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International News Archive
September 07 - September 13, 2001


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This page contains news for the period September  07 through September 13, 2001.



<<   September 2001  >>

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Thursday, September 13, 2001

Prime Minister's wife praises single parents in Britain

A story published today by The Times (London) reports that the Prime minister's wife Cherie Blair paid tribute to single parents yesterday and recalled her own childhood growing up in a one-parent family.

She spoke to an audience at London's Savoy Hotel where she presented the One Parent Family Awards to women who have managed to combine bringing up children with a successful career.

"It's true that I am a working parent and therefore care passionately about the work-life balance. I am particularly pleased to be here today because I am myself the child of a one-parent family and therefore can particularly identify with the difficulties and joys that that can bring."

Mrs. Blair presented one award to Kate Fawkes, a single mother of two who brought the hit children's television show Bob The Builder to our screens, as managing director and executive producer of HIP Entertainment.

Another award went to Katharine Dore, who directed the acclaimed all-male version of Swan Lake. She also created the Treehouse Foundation, a school for autistic children. The ceremony was organized by the National Council for One Parent Families.

Sunday, September 9, 2001

"Parasite singles": a new breed of Japanese singles

A story published today by the London Sunday Times report that Japan's estimated 10 million "parasite singles" are a growing band of young people in their twenties and thirties who still live with their parents. They pay no rent or bills and all their meals are provided free, allowing them to spend almost all their entire pay on designer clothes and gears.

In a country struggling with a severe downturn and the highest unemployment since records began in 1953, a boom fueled by the large disposable incomes of women in sales of foreign luxury brands has confounded retailers and economists alike. Although the Nikkei index has fallen to a 17-year low, top fashion houses are building flagship stores to meet the demand.

"The effects of the bursting bubble economy have been minimal for us. We have seen sales grow annually by more than 10%," said Louis Vuitton, which sells more than 500 million of goods a year in Japan - almost 100 times more than 20 years ago. While upmarket retailers are enjoying unprecedented levels of growth, traditional stores have issued profit warnings and plan to cut staff.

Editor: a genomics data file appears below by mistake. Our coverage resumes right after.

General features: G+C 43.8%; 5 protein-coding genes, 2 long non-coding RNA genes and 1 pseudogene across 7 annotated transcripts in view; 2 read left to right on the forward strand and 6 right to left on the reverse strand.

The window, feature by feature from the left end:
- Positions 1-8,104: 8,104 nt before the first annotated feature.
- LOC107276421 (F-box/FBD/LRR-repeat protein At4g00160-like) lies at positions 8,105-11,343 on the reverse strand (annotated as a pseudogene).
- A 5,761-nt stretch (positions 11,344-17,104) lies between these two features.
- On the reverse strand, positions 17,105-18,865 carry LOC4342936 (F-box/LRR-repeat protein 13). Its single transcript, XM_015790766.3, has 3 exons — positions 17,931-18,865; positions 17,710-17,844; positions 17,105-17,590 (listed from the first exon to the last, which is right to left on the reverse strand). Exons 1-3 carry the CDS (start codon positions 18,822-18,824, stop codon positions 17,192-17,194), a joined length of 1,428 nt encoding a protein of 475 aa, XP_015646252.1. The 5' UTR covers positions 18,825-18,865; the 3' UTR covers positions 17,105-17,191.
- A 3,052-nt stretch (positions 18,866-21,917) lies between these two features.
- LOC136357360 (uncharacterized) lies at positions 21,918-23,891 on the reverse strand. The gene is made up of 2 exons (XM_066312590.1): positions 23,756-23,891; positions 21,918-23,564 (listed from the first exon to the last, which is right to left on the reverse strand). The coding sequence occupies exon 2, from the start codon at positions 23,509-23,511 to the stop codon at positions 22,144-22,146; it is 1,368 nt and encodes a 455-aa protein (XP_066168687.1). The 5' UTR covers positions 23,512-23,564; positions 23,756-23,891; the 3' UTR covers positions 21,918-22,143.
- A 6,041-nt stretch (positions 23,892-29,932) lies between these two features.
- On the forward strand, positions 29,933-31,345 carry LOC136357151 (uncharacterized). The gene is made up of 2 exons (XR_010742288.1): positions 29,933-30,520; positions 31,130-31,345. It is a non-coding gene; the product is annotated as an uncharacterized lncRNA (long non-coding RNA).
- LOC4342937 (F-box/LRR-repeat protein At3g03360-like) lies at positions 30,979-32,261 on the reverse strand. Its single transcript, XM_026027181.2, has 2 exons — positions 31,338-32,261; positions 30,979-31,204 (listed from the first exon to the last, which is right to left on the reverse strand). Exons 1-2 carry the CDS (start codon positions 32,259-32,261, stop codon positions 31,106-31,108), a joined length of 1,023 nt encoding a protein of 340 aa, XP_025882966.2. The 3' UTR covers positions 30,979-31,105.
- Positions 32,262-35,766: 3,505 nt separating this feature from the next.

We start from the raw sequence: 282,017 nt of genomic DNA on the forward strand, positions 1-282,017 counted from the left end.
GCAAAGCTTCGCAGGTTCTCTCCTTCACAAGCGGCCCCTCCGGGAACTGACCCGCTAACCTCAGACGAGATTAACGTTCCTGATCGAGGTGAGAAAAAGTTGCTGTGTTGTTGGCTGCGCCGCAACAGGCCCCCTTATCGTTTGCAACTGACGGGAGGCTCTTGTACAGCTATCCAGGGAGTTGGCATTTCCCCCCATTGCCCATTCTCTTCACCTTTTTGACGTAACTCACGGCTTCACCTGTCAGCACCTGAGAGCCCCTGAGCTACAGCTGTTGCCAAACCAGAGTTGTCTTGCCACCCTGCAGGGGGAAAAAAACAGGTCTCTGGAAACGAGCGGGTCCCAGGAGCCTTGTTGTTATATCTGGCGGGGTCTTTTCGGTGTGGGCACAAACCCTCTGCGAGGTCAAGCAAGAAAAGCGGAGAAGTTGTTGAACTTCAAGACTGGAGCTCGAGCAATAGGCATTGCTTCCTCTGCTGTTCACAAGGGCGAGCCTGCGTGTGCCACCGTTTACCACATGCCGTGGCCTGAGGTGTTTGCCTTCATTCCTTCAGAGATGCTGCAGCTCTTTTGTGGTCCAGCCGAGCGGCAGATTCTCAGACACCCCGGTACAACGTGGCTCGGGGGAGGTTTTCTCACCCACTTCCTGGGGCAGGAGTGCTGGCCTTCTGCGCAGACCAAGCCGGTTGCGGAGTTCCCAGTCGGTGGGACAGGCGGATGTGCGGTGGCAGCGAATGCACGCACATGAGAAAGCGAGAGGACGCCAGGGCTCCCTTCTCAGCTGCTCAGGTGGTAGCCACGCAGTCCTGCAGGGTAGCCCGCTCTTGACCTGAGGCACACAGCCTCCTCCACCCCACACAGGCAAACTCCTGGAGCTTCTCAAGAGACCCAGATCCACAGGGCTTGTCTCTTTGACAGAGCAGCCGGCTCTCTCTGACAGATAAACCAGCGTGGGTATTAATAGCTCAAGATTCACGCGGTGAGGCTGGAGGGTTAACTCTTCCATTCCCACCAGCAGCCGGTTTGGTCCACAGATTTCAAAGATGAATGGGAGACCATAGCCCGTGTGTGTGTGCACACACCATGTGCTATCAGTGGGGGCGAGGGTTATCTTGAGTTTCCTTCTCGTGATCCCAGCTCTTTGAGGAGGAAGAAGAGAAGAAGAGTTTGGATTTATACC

Hidehiko Sekizawa, executive director of the Hakuhodo Institute of Life and Living, in Tokyo, said there was no doubt that the "parasite singles" were the driving force behind luxury goods sales - even though their average income is a modest 18,500 a year. "Such a high percentage of the monthly income of these women is disposable that 400 or 500 for a handbag is not expensive," Sekizawa said. "Japanese women have an intense commitment to luxury labels, especially European ones. Even schoolgirls will have a Gucci belt or a Vuitton purse."

Government figures show that nearly half of all Japanese women are still single at the age of 29 and growing numbers are postponing marriage until 35 or beyond. Nine out of 10 single women still live with their parents. Noriko Suzuki, 33, a self-confessed "parasite single", said she did not aspire to marriage or a family.

Michiko Miyamoto, a professor of sociology at Chiba University, attributed the phenomenon to the unwillingness of many young people to take responsibility for their lives.

"Japanese women in their twenties and thirties are childish and dependent. They are not willing to become proper adults," she said. "Parents are partly to blame. They want to keep their daughters with them for as long as possible in the hope that they will look after them when they are older."

Friday, September 7, 2001

Local Canadian community pitches in to help single mom

A story published today by the Toronto Sun reports that Naomi Spooner was down on her luck after thieves stole her purse, but she's thanking her lucky stars for Sun readers' generosity yesterday.

The plight of the seven-month pregnant mother of one, whose purse was scooped late Tuesday after shopping at Scarborough Town Centre, tugged at the heartstrings of many readers, who called The Sun offering help.

"It strikes me as so funny that people care. I didn't think any of this would happen," said the grateful Spooner, who has been living in a Scarborough shelter for abused women after separating from her husband three months ago. "I didn't expect or anticipate any of this." 

Jerry Novitsky, 57, a single-parent himself hopes to raise funds for Spooner through a dance this weekend at the Brampton Over-40 Solo association.

"Especially with a kid coming, she'll be a little worse off and will need a lot of help."


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